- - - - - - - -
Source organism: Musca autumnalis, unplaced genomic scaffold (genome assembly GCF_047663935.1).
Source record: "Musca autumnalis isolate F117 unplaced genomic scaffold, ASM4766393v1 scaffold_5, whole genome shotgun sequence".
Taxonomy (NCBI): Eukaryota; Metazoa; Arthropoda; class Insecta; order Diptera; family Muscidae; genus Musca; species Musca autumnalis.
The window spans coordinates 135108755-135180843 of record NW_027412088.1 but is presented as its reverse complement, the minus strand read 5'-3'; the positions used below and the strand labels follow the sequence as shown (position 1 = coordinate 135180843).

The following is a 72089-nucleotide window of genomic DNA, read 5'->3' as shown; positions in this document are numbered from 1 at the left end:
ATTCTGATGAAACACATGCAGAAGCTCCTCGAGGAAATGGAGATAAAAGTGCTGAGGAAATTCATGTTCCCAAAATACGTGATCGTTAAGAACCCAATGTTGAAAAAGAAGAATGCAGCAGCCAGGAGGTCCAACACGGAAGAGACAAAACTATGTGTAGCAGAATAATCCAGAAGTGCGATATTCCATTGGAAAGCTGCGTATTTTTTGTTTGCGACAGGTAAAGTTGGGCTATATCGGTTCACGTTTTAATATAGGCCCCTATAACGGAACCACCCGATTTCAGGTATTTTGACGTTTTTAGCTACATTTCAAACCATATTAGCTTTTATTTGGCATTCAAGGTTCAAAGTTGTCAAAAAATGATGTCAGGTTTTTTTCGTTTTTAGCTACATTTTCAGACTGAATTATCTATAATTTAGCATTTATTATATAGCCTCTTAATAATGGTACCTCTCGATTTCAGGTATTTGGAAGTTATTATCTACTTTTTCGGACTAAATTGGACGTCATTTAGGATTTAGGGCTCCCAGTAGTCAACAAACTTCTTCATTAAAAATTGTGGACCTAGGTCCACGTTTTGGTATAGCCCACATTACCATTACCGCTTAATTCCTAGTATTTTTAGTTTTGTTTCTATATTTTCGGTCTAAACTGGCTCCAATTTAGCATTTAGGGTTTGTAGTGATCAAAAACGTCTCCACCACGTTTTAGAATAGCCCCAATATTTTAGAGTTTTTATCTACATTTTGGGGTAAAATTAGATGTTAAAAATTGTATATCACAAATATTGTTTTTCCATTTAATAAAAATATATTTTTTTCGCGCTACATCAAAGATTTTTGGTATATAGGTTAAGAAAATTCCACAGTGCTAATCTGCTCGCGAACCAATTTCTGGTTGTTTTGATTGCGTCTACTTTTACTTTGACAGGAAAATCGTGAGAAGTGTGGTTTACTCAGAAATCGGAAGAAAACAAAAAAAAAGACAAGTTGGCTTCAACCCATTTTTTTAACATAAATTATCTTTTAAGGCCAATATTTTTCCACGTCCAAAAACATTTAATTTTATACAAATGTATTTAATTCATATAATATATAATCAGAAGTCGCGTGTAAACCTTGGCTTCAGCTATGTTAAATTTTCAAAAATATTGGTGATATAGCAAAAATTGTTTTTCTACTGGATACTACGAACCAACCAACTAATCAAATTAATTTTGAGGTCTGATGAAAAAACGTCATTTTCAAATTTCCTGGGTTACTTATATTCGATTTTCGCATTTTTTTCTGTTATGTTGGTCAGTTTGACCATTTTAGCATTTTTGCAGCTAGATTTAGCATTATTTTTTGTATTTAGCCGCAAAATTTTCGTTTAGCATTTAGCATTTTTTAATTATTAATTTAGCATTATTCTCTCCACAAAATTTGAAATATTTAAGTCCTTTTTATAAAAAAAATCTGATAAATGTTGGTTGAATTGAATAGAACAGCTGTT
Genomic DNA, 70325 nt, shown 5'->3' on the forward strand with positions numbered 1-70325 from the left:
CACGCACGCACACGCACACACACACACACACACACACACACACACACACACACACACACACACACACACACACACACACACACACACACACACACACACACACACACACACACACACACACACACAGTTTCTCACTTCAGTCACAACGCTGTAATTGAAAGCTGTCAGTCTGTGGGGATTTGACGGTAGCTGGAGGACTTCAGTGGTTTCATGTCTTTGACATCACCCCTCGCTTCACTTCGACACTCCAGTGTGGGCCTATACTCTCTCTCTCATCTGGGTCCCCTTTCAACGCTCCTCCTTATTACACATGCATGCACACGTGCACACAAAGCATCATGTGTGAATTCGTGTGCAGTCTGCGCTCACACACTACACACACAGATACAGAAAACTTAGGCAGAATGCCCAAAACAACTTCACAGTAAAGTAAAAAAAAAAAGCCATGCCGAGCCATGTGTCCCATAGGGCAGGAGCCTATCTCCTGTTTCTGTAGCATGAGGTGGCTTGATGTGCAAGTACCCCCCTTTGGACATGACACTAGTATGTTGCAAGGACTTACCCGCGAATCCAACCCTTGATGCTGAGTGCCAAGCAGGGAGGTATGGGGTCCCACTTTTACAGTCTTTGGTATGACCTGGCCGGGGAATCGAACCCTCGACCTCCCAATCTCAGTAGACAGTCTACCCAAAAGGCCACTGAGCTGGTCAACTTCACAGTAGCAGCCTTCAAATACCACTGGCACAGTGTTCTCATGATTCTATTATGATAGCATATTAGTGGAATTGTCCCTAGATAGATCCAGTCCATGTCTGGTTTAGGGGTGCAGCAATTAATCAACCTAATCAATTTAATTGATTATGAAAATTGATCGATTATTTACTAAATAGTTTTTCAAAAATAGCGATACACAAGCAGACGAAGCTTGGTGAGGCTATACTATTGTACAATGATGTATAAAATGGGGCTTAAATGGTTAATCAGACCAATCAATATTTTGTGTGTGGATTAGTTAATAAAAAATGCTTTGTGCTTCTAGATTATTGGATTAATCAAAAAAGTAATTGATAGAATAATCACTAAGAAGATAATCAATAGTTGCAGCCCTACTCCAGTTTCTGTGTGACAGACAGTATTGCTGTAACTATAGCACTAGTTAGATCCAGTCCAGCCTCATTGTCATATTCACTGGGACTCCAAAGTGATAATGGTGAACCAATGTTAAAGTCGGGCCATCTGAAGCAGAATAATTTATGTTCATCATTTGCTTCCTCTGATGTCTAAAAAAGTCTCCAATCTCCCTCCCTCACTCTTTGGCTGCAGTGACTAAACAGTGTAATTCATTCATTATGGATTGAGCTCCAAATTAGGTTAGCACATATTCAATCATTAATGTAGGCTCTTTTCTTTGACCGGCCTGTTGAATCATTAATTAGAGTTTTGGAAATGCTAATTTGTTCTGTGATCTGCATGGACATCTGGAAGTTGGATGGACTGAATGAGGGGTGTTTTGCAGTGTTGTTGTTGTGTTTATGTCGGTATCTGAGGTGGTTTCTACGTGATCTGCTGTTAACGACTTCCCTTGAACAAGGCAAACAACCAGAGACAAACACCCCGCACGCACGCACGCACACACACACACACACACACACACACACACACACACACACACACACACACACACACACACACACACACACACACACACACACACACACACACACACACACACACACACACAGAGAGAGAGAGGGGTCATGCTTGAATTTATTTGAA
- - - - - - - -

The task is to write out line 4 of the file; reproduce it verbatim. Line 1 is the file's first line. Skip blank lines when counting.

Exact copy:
The window spans coordinates 135108755-135180843 of record NW_027412088.1 but is presented as its reverse complement, the minus strand read 5'-3'; the positions used below and the strand labels follow the sequence as shown (position 1 = coordinate 135180843).